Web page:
quickly extending field of cyber crime. IC3 acknowledges online Internet crime grumblings from either the individual who trusts they were defrauded or from an outsider to the complainant. Amid 2008, non-conveyance of stock as well as installment was by a wide margin the most revealed offense, involving 32.9% of alluded crime dissensions. This speaks to a 32.1% expansion from the 2007 levels of non-conveyance of stock as well as installment answered to IC3. Moreover, amid 2008, closeout fraud spoke to 25.5% of grumblings (down 28.6% from 2007), and credit and check card fraud made up an extra 9.0% of objections. Certainty fraud, for example, Ponzi plans, PC fraud, and check fraud dissensions spoke to 19.5% of all alluded grumblings. Other protest classes, for example, Nigerian letter fraud, data fraud, money related establishments’ fraud, and risk protestations together spoke to under 9.7% of all objections (See Figure 2).
A very important area of financial risk management is systemic risk modelling, which concerns the estimation of the interrelationships between financial institutions, with the aim of establishing which of them are more central and, therefore, more conta- gious/subject to contagion. The aim of this paper is to develop a novel systemic risk model. A model that, differently from existing ones, employs not only the information contained in financial market prices, but also big data coming from financial tweets. From a methodological viewpoint, the novelty of our paper is the estimation of systemic risk models using two different data sources: financial markets and financial tweets, and a proposal to combine them, using a Bayesian approach. From an applied viewpoint, we present the first systemic risk model based on big data, and show that such a model can shed further light on the interrelationships between financial institutions.
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There is no loss of generality in assuming that the underlying values being measured are a set of continuous phenomena. Such assumptions are widely found in consumer and behavioral research where Likert scaled survey responses typically serve as the data fed into classical statistical summarization and reporting models such as regression, ANOVA, factor analysis and summarization models. More recently, it has become popular to analyze Likert survey items with path analysis structural equation model software such as AMOS, LISREL and PLS path analysis software where there is an im- plicit assumption that multiple measurements need to be taken to, in effect, ‘triangulate’ an underlying latent or unobserved phenomenon. The classical approaches, in particu- lar, were designed around measurements from astronomy, agriculture and physics, and were not initially formulated for highly subjective, indirectly measured constructs such as human behavioral, performance and opinion constructs. In these cases, it is common to make implicit assumptions that the underlying opinions or beliefs of subjects – the ones that are mapped into the Likert item data – are Gaussian distributed. Clearly a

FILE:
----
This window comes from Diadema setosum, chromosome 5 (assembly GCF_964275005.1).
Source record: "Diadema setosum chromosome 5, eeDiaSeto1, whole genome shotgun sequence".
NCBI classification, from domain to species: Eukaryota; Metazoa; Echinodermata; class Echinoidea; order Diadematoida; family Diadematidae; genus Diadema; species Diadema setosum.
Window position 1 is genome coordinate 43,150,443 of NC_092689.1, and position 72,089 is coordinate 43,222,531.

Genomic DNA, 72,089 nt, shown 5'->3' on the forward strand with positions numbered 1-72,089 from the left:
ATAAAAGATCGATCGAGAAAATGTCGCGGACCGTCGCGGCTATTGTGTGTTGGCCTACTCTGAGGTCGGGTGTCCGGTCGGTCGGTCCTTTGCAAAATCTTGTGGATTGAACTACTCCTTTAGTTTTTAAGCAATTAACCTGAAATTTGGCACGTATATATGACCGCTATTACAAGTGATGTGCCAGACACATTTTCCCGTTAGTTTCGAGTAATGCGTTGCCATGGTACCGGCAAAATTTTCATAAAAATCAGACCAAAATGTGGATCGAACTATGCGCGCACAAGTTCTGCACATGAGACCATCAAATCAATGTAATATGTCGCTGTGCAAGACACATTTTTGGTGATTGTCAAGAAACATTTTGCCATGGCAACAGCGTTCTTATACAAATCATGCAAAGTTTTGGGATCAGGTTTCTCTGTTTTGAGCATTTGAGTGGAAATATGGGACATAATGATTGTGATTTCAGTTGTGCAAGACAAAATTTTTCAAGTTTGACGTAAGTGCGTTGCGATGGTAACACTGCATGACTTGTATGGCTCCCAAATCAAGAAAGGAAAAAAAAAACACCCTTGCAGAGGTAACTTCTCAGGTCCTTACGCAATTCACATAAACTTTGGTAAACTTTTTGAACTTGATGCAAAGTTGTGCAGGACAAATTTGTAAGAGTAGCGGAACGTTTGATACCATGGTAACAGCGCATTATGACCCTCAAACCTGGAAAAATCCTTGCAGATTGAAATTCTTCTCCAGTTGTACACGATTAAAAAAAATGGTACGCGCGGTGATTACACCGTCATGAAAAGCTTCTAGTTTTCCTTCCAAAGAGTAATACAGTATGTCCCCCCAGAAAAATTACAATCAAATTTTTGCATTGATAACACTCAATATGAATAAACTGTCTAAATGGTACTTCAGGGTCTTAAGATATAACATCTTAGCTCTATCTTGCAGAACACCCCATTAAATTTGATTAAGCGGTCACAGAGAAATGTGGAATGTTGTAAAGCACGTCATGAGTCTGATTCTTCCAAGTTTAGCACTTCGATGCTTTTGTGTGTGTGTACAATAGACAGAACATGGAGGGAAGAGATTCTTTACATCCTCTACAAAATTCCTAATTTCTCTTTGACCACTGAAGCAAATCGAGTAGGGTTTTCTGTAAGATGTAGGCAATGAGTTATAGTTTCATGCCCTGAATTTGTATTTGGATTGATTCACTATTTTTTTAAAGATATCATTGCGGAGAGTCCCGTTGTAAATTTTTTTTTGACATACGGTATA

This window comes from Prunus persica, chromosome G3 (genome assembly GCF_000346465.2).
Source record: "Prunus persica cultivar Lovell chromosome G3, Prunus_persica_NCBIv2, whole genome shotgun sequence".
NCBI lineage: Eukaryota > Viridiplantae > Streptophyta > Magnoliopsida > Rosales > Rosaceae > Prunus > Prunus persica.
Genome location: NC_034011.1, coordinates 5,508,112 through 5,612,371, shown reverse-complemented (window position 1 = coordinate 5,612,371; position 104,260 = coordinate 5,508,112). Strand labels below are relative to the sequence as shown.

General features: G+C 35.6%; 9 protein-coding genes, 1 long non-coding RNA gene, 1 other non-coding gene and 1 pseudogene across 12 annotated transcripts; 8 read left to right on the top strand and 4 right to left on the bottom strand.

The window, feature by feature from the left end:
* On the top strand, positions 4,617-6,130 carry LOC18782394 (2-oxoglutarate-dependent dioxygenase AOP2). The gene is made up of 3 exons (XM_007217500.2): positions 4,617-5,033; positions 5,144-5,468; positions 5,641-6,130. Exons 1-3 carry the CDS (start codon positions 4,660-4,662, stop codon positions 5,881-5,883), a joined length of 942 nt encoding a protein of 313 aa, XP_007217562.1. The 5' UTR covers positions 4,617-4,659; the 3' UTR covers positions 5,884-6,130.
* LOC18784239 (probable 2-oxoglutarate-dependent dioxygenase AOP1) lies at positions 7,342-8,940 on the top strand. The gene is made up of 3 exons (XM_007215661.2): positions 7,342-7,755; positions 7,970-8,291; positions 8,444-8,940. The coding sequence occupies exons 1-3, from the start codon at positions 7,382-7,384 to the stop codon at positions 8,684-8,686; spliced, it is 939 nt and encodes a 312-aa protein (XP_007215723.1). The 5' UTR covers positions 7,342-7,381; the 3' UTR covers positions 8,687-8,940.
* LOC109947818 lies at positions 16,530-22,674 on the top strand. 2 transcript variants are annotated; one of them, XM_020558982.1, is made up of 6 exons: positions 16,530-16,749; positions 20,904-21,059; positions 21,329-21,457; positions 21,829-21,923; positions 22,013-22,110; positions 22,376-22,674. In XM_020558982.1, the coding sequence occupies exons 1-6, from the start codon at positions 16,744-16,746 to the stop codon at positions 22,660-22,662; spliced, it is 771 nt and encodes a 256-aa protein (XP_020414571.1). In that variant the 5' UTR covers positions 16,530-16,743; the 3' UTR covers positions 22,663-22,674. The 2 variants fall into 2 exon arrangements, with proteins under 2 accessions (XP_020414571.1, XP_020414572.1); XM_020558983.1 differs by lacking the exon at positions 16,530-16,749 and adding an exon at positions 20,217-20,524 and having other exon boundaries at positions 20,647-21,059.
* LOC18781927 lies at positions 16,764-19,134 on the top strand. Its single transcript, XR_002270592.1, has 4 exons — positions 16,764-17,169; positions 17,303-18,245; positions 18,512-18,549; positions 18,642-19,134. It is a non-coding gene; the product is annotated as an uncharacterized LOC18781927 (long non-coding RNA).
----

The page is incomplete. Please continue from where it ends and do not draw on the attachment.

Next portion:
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Big Data is also a wrapper for different types of granular data. The five key sources of Big Data are public data, private data, data exhaust, community data, and self-quantification data. “Public data” are data typically held by governments, governmental organizations, and local communities that can potentially be harnessed for wide- ranging business and management applications. “Private data” are data held by private firms, non-profit organizations, and individuals that reflect private information that cannot readily be imputed from public sources. “Data exhaust” refers to ambient data that are passively collected, non-core data with limited or zero value to the original data-collection partner. “Community data” are a distillation of unstructured data—especially text—into dynamic networks that capture social trends. “Self-quantification data” are types of data that are revealed by the individual through quantifying personal actions and behaviors .
Many of these missing data imputation procedures work on a variable-by-variable basis. A procedure first ‘learns’ how to make predictions for the correct value of a certain variable using a part of the dataset that does not contain missing values. The variable in question is called the ‘target variable’. The procedure then uses that knowledge to estimate the correct values of that variable to replace the missing values in the dataset. In fact, missing data imputation procedures can also be used to cleanse datasets with other types of incorrect values than missing values. For instance, a common problem with survey datasets is that some values in them are obviously incorrect, such as an age of 250 or a non-existent address. Missing data imputation procedures can replace such incorrect values by correct values estimates as if they were missing values. This makes missing data imputation procedures a good candidate for inclusion in the model. Since the procedures are used to cre- ate estimates of the correct value of variables that have been effected by a data quality issue, these procedures are from now on referred to as ‘correct value estimation procedures’. A study on suitable procedures resulted in the following list. These procedures are described into more detail in the course of this chapter.